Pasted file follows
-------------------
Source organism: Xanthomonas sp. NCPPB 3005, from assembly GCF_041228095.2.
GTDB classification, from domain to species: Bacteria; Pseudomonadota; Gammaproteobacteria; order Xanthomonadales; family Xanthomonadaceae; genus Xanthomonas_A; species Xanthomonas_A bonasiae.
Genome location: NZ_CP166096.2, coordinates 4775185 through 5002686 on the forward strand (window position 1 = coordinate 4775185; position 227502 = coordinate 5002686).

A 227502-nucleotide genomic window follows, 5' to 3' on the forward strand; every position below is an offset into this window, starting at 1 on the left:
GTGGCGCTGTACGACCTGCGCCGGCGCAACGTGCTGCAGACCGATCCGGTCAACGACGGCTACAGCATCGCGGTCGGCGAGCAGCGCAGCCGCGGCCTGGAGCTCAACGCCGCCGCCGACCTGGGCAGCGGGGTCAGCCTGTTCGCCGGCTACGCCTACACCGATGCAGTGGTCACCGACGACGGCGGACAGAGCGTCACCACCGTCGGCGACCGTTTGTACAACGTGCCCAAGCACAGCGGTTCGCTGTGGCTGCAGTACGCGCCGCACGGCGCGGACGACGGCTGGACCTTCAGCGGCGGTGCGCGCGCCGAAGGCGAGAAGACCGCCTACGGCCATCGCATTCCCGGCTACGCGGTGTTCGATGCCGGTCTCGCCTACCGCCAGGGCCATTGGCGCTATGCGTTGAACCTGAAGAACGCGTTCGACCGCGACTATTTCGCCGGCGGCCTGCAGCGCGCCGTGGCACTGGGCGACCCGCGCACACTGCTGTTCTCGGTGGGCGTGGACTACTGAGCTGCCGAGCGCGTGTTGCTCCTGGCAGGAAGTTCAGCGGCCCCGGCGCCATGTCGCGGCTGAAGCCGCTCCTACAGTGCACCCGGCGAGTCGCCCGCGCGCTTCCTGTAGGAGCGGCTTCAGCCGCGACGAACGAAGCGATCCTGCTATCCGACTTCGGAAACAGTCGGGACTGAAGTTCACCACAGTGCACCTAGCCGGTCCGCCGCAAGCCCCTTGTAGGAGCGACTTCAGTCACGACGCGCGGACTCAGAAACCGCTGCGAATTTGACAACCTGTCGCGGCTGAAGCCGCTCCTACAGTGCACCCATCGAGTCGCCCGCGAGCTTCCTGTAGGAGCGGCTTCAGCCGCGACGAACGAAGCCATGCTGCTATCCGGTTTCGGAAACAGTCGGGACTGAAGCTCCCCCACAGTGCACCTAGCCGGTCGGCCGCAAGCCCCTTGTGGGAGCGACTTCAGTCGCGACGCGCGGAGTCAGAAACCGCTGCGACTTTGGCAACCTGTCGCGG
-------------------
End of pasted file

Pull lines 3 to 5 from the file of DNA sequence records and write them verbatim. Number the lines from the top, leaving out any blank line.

Genome location: NZ_CP166096.2, coordinates 4775185 through 5002686 on the forward strand (window position 1 = coordinate 4775185; position 227502 = coordinate 5002686).

A 227502-nucleotide genomic window follows, 5' to 3' on the forward strand; every position below is an offset into this window, starting at 1 on the left:
GTGGCGCTGTACGACCTGCGCCGGCGCAACGTGCTGCAGACCGATCCGGTCAACGACGGCTACAGCATCGCGGTCGGCGAGCAGCGCAGCCGCGGCCTGGAGCTCAACGCCGCCGCCGACCTGGGCAGCGGGGTCAGCCTGTTCGCCGGCTACGCCTACACCGATGCAGTGGTCACCGACGACGGCGGACAGAGCGTCACCACCGTCGGCGACCGTTTGTACAACGTGCCCAAGCACAGCGGTTCGCTGTGGCTGCAGTACGCGCCGCACGGCGCGGACGACGGCTGGACCTTCAGCGGCGGTGCGCGCGCCGAAGGCGAGAAGACCGCCTACGGCCATCGCATTCCCGGCTACGCGGTGTTCGATGCCGGTCTCGCCTACCGCCAGGGCCATTGGCGCTATGCGTTGAACCTGAAGAACGCGTTCGACCGCGACTATTTCGCCGGCGGCCTGCAGCGCGCCGTGGCACTGGGCGACCCGCGCACACTGCTGTTCTCGGTGGGCGTGGACTACTGAGCTGCCGAGCGCGTGTTGCTCCTGGCAGGAAGTTCAGCGGCCCCGGCGCCATGTCGCGGCTGAAGCCGCTCCTACAGTGCACCCGGCGAGTCGCCCGCGCGCTTCCTGTAGGAGCGGCTTCAGCCGCGACGAACGAAGCGATCCTGCTATCCGACTTCGGAAACAGTCGGGACTGAAGTTCACCACAGTGCACCTAGCCGGTCCGCCGCAAGCCCCTTGTAGGAGCGACTTCAGTCACGACGCGCGGACTCAGAAACCGCTGCGAATTTGACAACCTGTCGCGGCTGAAGCCGCTCCTACAGTGCACCCATCGAGTCGCCCGCGAGCTTCCTGTAGGAGCGGCTTCAGCCGCGACGAACGAAGCCATGCTGCTATCCGGTTTCGGAAACAGTCGGGACTGAAGCTCCCCCACAGTGCACCTAGCCGGTCGGCCGCAAGCCCCTTGTGGGAGCGACTTCAGTCGCGACGCGCGGAGTCAGAAACCGCTGCGACTTTGGCAACCTGTCGCGG